estate tail or in quasi entail

12:31 Sep 27, 2018
English to Polish translations [PRO]
Law/Patents - Education / Pedagogy / last wills
English term or phrase: estate tail or in quasi entail
fragment ustawy
Except when a contrary intention appears by the will, if a person to whom real property is devised for what would have been, under the law of England, an estate tail or in quasi entail
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Summary of reference entries provided
Frank Szmulowicz, Ph. D.

Discussion entries: 1


Reference comments

1 hr
Reference: quasi-entail

Reference information:
Quasi-entail. An estate pur autre vie may be granted, not only to a man and his heirs, but to a man and the heirs of his body, which is termed a quasi-entail; the interest so granted not being properly an estate-tail (for the statute De Donis applies only where the subject of the entail is an estate of inheritance), but yet so far in the nature of an estate-tail, that it will go to the heir of the body as special occupant during the life of the cestui que vie, in the same manner as an estate of inheritance would descend, if limited to the grantee and the heirs of his body. And such estate may also be granted with a remainder thereon during the life of the cestui que vie; and the alienation of the quasi tenant-in-tail will bar not only his issue, but those in remainder. The alienation, however, for that purpose (unlike that of an estate-tail, properly so called), might, before 1926, have been effected by any method of conveyance except a will; after 1926, these estates became equitable interests only and may be devised or barred by will. See AUTRE VIE.

Note added at 1 hr (2018-09-27 14:24:18 GMT)

In English common law, fee tail or entail is a form of trust established by deed or settlement which restricts the sale or inheritance of an estate in real property and prevents the property from being sold, devised by will, or otherwise alienated by the tenant-in-possession, and instead causes it to pass automatically by operation of law to an heir pre-determined by the settlement deed. The term fee tail is from Medieval Latin feodum talliatum, which means "cut(-short) fee", and is in contrast to "fee simple" where no such restriction exists and where the possessor has an absolute title (although subject to the allodial title of the monarch) in the property which he can bequeath or otherwise dispose of as he wishes. Equivalent legal concepts exist or formerly existed in many other European countries and elsewhere.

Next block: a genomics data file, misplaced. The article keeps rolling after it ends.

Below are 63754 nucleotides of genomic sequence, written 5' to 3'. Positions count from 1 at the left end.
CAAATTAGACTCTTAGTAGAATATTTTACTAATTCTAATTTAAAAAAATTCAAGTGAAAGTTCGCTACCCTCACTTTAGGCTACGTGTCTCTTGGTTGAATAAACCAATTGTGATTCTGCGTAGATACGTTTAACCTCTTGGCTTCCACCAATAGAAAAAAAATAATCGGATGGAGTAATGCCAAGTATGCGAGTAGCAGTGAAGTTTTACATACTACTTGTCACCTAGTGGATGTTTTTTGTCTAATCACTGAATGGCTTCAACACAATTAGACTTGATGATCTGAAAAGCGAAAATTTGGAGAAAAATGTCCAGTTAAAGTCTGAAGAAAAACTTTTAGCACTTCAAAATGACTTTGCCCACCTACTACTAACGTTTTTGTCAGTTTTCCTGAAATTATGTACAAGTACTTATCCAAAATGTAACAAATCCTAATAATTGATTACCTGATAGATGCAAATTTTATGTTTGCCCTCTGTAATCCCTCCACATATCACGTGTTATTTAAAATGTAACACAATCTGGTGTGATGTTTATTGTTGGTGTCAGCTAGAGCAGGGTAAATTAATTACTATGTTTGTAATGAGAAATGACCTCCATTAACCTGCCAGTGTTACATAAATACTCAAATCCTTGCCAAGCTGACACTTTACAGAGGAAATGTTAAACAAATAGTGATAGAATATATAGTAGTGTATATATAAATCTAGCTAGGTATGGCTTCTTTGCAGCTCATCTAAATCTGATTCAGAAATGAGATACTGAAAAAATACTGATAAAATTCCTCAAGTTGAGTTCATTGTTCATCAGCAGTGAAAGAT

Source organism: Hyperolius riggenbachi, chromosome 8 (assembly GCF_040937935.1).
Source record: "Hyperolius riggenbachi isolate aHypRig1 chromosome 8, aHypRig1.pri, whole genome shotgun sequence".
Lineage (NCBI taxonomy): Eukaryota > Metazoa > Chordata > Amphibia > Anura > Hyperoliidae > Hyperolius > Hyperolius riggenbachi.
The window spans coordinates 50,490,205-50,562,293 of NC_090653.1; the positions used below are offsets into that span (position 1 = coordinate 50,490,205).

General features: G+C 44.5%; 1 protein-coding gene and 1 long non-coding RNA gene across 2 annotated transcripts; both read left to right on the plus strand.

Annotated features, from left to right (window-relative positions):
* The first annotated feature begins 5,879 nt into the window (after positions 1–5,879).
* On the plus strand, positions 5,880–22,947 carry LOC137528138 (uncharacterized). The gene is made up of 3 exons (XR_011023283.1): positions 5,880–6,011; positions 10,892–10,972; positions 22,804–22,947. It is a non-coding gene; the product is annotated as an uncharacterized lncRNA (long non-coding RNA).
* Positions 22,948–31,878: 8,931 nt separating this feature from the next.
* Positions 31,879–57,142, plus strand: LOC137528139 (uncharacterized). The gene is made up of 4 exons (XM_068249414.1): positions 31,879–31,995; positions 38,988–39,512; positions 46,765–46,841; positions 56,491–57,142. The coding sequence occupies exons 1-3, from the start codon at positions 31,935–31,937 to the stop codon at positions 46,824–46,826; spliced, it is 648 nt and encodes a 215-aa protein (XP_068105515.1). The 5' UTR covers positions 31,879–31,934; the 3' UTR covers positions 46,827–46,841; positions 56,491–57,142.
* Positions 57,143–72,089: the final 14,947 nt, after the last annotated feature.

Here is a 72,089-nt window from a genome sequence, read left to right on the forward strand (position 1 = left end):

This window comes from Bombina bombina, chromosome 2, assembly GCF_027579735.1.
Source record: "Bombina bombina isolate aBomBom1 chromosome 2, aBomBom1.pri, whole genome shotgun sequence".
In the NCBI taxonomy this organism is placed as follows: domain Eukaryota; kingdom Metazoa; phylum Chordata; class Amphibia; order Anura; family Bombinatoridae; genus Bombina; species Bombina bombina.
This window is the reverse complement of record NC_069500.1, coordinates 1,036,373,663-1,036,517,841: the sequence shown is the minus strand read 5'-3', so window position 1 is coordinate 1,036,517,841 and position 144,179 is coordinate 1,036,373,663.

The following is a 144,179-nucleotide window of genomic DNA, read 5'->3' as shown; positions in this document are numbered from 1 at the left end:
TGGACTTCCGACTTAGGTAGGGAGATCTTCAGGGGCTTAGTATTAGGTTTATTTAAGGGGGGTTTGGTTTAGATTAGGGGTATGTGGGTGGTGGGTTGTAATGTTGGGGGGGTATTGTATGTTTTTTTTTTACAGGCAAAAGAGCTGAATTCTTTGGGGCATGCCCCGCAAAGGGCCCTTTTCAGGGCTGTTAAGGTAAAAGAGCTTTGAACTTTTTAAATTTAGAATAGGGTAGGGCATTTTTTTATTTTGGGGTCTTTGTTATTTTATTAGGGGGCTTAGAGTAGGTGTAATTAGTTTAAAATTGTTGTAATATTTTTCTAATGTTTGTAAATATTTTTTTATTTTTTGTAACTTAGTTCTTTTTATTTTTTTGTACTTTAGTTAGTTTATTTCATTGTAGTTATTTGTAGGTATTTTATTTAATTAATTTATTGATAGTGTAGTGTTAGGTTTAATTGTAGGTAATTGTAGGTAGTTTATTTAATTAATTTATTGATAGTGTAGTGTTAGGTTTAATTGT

Ordynacja rodowa, powiernictwo rodowe, fideikomis familijny (łac. fidei commissum – w wiarygodne ręce oddaje) – rządzący się swoimi własnymi prawami dotyczącymi dziedziczenia majątek ziemski, posiadający swój własny statut (akt fundacyjny), zapobiegający rozdrobnieniu dóbr.

Ordynacją zarządzał fideikomisarz (powiernik fideikomisu), który nie był właścicielem majątku, lecz jego powiernikiem, a więc nie mógł nim swobodnie dysponować. Z reguły fideikomisarzem był najstarszy syn. Pozostałe rodzeństwo (dzieci właściciela-powiernika) nie dysponowały dobrami ziemskimi. Otrzymywało jedynie posag (córki) oraz odpowiednie wykształcenie (synowie). Wykształcenie i szlacheckie pochodzenie umożliwiało ubieganie się o państwowe lub wojskowe stanowiska. Na starość rodzeństwo mogło powrócić i przebywać w dobrach fideikomisu (swoista rodzinna emerytura).
Frank Szmulowicz, Ph. D.
United States
Native speaker of: Native in EnglishEnglish, Native in PolishPolish
PRO pts in category: 453
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